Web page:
Bell’s palsy is a condition that affects the muscles on one side of your face, and can cause a lot of discomfort in your life.
It comes with a number of symptoms, but in particular it can cause a difference in how you speak.
If you have Bell’s palsy, you may end up with speech that’s slurred or muffled, as well as issues with articulation.
While it can be difficult to adjust to these changes, an adult speech therapist can help.
Let’s take a closer look at Bell’s palsy – what it is, what causes it, and how a Washington DC speech therapist can help.
What Is Bell’s Palsy?
Bell’s palsy is a condition that affects the muscles in your face.
It happens when the nerve that controls those muscles is damaged – from inflammation, swelling, or compression.
This can trigger weakness and paralysis in these muscles.
In most cases, it’s temporary.
However, in some cases, it can be permanent.
One of the most notable people with Bell’s palsy is former prime minister of Canada Jean Chretien, who was in power at the same time as Bill Clinton.
Bell’s Palsy Symptoms
If you have Bell’s palsy, you may feel weakness in your face muscles.
It typically affects only one side of your face, and can cause it to feel stiff or droop.
You may also feel:
- Loss of feeling in your face
- Difficulty moving your facial muscles
- Frequent headaches
- Difficulty moving your eye on the affected side of your face
- Slurred speech
- Vocal weakness that sounds like mumbling
- Issues with speech articulation
- Difficulty smiling
In most cases, Bell’s palsy is temporary, and these symptoms will begin to subside within a few months.
What Causes Bell’s Palsy
Bell’s palsy is caused by a nerve issue.
In particular, it affects the seventh cranial nerve, which runs from your brain stem, through your skull, and to the muscles in your face.
The seventh cranial nerve is responsible for sending information from your brain to your muscles, so when it’s compressed, inflamed, or swollen, it makes the information transfer difficult.
This is what causes the symptoms of Bell’s palsy.
There are a number of different possible causes of that nerve damage, including:
- Lyme disease
- Epstein Barr virus
- Other bacterial or viral infections
- Physical trauma
- Sleep deprivation
- An autoimmune disorder
If your Bell’s palsy is caused by an infection, you may feel your face swell up as well.
If you’re pregnant, have diabetes, or have an upper respiratory issue, you’re at greater risk of Bell’s palsy.
It’s most commonly diagnosed in adults, but children can get it as well.
As a result, pediatric speech therapists are also trained in speech therapy for Bell’s palsy.
How To Improve Your Speech If You Have Bell’s Palsy
Bell’s palsy affects the muscles in your face, so it should come as no surprise that it can affect your speech patterns.
Because you may have difficulty moving your lips and one of your cheeks, it can cause your speech to become unclear.
Here are some general tips to help improve your speech if you have Bell’s palsy:
1. Face Your Audience Directly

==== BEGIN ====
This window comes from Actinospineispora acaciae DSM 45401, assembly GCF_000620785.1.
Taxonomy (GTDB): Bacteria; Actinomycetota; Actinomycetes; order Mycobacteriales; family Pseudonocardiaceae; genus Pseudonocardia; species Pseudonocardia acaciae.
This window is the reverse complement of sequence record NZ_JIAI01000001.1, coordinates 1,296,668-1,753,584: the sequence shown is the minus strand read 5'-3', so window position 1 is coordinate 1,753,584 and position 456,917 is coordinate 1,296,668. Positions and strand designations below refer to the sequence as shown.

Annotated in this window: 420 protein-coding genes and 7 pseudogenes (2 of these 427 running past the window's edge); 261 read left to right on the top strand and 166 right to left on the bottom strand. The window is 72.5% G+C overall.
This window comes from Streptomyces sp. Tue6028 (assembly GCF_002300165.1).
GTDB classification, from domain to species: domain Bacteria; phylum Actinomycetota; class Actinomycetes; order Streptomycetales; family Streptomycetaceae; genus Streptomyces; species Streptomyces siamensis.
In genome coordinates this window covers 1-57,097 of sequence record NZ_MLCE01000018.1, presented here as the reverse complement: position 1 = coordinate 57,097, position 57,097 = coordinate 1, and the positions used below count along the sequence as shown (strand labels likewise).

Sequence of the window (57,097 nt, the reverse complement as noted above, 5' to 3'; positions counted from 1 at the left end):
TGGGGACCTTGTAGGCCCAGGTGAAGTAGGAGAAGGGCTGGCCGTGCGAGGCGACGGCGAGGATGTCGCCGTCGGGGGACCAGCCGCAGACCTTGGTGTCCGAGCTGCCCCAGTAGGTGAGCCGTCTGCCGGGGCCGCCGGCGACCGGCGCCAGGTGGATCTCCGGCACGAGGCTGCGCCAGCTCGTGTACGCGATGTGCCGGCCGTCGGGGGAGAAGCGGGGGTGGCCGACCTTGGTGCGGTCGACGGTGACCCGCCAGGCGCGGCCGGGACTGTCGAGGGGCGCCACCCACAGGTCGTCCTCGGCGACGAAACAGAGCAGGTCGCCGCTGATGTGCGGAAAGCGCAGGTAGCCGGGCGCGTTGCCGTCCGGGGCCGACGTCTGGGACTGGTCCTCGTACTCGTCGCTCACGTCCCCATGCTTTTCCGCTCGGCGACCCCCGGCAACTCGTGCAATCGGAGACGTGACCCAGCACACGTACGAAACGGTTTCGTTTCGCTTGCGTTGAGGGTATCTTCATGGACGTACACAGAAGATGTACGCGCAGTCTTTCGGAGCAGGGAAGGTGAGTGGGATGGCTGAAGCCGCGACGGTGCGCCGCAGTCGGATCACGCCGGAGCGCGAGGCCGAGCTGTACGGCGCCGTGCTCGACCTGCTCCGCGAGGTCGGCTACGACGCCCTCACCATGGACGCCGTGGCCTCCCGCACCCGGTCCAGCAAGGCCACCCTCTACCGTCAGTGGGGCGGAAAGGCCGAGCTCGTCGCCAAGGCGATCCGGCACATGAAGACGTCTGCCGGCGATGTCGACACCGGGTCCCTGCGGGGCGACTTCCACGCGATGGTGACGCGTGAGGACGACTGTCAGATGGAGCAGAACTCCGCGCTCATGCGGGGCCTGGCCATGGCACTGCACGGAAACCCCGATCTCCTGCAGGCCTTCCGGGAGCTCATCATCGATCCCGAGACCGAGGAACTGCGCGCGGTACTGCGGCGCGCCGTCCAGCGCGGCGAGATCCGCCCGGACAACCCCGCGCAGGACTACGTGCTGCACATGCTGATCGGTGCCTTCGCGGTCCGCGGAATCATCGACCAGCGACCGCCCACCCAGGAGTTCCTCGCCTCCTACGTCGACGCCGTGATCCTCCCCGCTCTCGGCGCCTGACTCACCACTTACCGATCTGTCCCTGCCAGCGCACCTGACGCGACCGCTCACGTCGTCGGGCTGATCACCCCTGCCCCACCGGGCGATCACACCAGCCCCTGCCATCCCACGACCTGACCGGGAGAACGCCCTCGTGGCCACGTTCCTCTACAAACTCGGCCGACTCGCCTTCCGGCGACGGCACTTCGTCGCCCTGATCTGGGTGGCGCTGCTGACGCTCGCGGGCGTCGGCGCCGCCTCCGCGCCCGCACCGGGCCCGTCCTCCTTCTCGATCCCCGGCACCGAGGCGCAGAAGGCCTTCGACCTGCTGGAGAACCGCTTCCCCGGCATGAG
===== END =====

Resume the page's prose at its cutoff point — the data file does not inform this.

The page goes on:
Because your speech may be slurred or mumbled, your conversational partner may not be able to hear you.
Facing them directly can help you project in their direction.
It can also help them read your lips if they can’t understand you.
2. Slow Down
Words tend to slur together more the faster you speak.
As a result, speaking more slowly can help you to be better understood.
If you have a fluency disorder, like cluttering, speech therapy treatments for it may help.
3. Drink Lots Of Water
There are plenty of reasons to stay hydrated, but here’s one more.
Staying hydrated can help keep your speech a little clearer.
4. Reduce Background Noise
The louder the room, the harder it is to understand somebody.
That’s true in the best of times, but when you have Bell’s palsy it can be more difficult.
Turn down the stereo when you’re talking, or step into a quieter area.
5. Support Your Cheek
If you feel like the affected side of your face is really slouching, consider giving it some extra support.
Put your hand on it, and pull it up toward your ear.
This can help clarify your speech, as well as project it in the right direction.
How Can A Speech Therapist For Bell’s Palsy Help?
If you have Bell’s palsy, speech therapy can help.
Your speech therapist will work with you to understand what your primary concerns are.
In many cases, you may have difficulty creating certain speech sounds – like m, v, b, or p.
You may notice these speech sounds use your lips more so than others – that’s not surprising, considering the nature of Bell’s palsy.
Your speech therapist can help you find other ways to create these and other sounds.
They can also help manage the drooling you may experience, which can be particularly embarrassing.
Whether your Bell’s palsy is temporary or permanent, it can be a frustrating condition.
But speech therapy can help.
Book Your Appointment With District Speech Today
Do you or a loved one have Bell’s palsy?
Or, having read the symptoms above, do you suspect you may have it?
If so, we can help.
1300 I St NW, #400E,
Washington, DC 20005
District Speech and Language Therapy specializes in speech therapy, physical therapy, and occupational therapy solutions, for both children and adults, in the Washington D.C and the Arlington Virginia areas.